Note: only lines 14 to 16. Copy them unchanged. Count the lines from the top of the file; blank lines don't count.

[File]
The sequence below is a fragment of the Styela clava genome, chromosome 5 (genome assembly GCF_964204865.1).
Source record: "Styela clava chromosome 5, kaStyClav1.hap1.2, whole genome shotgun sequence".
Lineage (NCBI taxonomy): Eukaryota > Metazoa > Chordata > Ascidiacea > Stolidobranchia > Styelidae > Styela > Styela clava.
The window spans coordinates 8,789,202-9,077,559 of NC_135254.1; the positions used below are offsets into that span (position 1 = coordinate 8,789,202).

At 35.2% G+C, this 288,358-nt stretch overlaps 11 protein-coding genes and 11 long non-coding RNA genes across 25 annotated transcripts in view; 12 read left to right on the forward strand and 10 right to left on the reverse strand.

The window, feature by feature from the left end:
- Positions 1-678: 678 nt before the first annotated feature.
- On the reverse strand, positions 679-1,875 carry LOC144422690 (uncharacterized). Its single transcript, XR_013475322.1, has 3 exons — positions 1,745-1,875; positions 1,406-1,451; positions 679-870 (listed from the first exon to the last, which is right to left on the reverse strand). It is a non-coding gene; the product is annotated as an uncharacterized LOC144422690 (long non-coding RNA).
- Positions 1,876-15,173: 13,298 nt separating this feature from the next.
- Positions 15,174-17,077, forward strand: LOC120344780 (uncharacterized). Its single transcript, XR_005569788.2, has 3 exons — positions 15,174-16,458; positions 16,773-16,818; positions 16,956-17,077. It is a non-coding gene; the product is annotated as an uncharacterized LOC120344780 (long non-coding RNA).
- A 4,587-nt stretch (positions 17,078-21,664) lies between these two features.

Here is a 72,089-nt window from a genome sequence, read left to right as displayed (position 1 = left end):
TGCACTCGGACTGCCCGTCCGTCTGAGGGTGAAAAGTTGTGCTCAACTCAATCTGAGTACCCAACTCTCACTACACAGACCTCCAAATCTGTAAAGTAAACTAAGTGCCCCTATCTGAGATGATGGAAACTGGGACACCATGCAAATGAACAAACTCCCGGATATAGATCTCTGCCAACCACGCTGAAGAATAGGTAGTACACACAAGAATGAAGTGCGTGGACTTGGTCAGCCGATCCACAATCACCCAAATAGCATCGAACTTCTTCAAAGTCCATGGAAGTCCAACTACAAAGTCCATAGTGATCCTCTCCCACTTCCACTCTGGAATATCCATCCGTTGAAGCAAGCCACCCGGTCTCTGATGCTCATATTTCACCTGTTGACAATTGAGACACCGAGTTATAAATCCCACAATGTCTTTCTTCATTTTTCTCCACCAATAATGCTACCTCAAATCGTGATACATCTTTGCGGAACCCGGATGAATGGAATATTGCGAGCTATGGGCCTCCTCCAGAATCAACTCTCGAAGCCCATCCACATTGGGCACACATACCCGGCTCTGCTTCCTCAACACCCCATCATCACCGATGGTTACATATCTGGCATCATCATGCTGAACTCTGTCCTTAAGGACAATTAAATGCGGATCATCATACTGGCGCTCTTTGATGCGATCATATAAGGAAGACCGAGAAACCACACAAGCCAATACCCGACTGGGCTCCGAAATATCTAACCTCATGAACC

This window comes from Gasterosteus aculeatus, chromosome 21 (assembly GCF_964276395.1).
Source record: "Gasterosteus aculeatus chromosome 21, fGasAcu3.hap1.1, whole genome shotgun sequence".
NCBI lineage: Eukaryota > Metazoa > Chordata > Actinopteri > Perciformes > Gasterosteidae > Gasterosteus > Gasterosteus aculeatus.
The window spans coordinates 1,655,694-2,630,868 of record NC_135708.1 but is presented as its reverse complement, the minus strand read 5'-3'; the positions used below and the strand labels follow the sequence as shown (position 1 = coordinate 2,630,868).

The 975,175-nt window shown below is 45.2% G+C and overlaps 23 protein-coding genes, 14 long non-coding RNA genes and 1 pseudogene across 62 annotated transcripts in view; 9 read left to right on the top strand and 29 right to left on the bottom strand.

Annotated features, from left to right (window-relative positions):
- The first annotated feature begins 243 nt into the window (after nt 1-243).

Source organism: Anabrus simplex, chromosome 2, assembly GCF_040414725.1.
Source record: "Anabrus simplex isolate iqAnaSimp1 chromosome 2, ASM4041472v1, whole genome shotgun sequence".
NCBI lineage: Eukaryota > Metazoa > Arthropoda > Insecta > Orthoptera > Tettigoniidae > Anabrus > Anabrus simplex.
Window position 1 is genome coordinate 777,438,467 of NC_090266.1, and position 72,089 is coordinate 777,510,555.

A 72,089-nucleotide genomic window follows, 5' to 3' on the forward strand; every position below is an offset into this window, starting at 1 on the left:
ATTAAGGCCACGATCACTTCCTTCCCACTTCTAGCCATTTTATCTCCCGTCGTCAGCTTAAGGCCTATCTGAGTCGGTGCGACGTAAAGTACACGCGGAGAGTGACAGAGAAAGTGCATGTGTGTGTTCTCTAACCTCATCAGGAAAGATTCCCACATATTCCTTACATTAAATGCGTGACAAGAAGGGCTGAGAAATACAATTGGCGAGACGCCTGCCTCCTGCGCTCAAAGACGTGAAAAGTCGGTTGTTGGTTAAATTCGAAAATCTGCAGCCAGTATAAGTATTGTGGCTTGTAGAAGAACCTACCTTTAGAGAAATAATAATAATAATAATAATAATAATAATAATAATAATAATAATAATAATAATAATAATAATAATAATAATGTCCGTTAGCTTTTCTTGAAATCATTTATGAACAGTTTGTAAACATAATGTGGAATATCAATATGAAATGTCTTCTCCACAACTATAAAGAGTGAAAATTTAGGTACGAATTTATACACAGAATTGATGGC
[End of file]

This window comes from Gasterosteus aculeatus, chromosome 21 (assembly GCF_964276395.1).
Source record: "Gasterosteus aculeatus chromosome 21, fGasAcu3.hap1.1, whole genome shotgun sequence".
NCBI lineage: Eukaryota > Metazoa > Chordata > Actinopteri > Perciformes > Gasterosteidae > Gasterosteus > Gasterosteus aculeatus.